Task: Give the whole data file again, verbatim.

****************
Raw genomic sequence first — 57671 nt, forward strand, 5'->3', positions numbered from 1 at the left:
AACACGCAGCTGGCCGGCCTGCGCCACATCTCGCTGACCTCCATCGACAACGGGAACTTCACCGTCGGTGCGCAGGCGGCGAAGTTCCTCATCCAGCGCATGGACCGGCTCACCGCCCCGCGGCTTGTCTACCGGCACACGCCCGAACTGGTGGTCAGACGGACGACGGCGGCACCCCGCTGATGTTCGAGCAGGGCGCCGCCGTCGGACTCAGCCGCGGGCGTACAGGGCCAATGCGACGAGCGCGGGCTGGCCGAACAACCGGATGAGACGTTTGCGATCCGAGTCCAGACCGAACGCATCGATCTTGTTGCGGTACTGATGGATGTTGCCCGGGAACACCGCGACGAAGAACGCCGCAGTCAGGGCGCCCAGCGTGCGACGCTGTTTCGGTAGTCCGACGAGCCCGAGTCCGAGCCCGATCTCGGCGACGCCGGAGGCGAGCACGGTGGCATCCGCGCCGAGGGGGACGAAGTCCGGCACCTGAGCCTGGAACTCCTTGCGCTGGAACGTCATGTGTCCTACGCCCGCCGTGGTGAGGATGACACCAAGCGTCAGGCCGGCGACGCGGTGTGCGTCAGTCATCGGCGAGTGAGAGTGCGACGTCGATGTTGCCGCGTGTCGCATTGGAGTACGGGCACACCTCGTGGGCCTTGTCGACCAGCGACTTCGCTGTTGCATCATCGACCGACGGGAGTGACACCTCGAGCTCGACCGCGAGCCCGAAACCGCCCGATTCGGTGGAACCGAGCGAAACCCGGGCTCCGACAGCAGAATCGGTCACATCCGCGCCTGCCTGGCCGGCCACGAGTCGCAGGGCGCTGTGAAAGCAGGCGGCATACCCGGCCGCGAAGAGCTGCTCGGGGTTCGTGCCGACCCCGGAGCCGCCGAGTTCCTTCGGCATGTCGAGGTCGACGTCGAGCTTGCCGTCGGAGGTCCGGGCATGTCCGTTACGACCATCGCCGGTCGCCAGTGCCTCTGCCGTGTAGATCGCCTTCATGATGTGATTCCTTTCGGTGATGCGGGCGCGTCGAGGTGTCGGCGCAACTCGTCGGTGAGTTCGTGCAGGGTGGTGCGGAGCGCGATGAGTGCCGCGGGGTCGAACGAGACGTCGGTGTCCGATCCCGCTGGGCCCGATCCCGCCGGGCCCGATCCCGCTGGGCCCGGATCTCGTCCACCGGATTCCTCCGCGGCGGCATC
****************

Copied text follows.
Raw genomic sequence first — 57671 nt, forward strand, 5'->3', positions numbered from 1 at the left:
AACACGCAGCTGGCCGGCCTGCGCCACATCTCGCTGACCTCCATCGACAACGGGAACTTCACCGTCGGTGCGCAGGCGGCGAAGTTCCTCATCCAGCGCATGGACCGGCTCACCGCCCCGCGGCTTGTCTACCGGCACACGCCCGAACTGGTGGTCAGACGGACGACGGCGGCACCCCGCTGATGTTCGAGCAGGGCGCCGCCGTCGGACTCAGCCGCGGGCGTACAGGGCCAATGCGACGAGCGCGGGCTGGCCGAACAACCGGATGAGACGTTTGCGATCCGAGTCCAGACCGAACGCATCGATCTTGTTGCGGTACTGATGGATGTTGCCCGGGAACACCGCGACGAAGAACGCCGCAGTCAGGGCGCCCAGCGTGCGACGCTGTTTCGGTAGTCCGACGAGCCCGAGTCCGAGCCCGATCTCGGCGACGCCGGAGGCGAGCACGGTGGCATCCGCGCCGAGGGGGACGAAGTCCGGCACCTGAGCCTGGAACTCCTTGCGCTGGAACGTCATGTGTCCTACGCCCGCCGTGGTGAGGATGACACCAAGCGTCAGGCCGGCGACGCGGTGTGCGTCAGTCATCGGCGAGTGAGAGTGCGACGTCGATGTTGCCGCGTGTCGCATTGGAGTACGGGCACACCTCGTGGGCCTTGTCGACCAGCGACTTCGCTGTTGCATCATCGACCGACGGGAGTGACACCTCGAGCTCGACCGCGAGCCCGAAACCGCCCGATTCGGTGGAACCGAGCGAAACCCGGGCTCCGACAGCAGAATCGGTCACATCCGCGCCTGCCTGGCCGGCCACGAGTCGCAGGGCGCTGTGAAAGCAGGCGGCATACCCGGCCGCGAAGAGCTGCTCGGGGTTCGTGCCGACCCCGGAGCCGCCGAGTTCCTTCGGCATGTCGAGGTCGACGTCGAGCTTGCCGTCGGAGGTCCGGGCATGTCCGTTACGACCATCGCCGGTCGCCAGTGCCTCTGCCGTGTAGATCGCCTTCATGATGTGATTCCTTTCGGTGATGCGGGCGCGTCGAGGTGTCGGCGCAACTCGTCGGTGAGTTCGTGCAGGGTGGTGCGGAGCGCGATGAGTGCCGCGGGGTCGAACGAGACGTCGGTGTCCGATCCCGCTGGGCCCGATCCCGCCGGGCCCGATCCCGCTGGGCCCGGATCTCGTCCACCGGATTCCTCCGCGGCGGCATC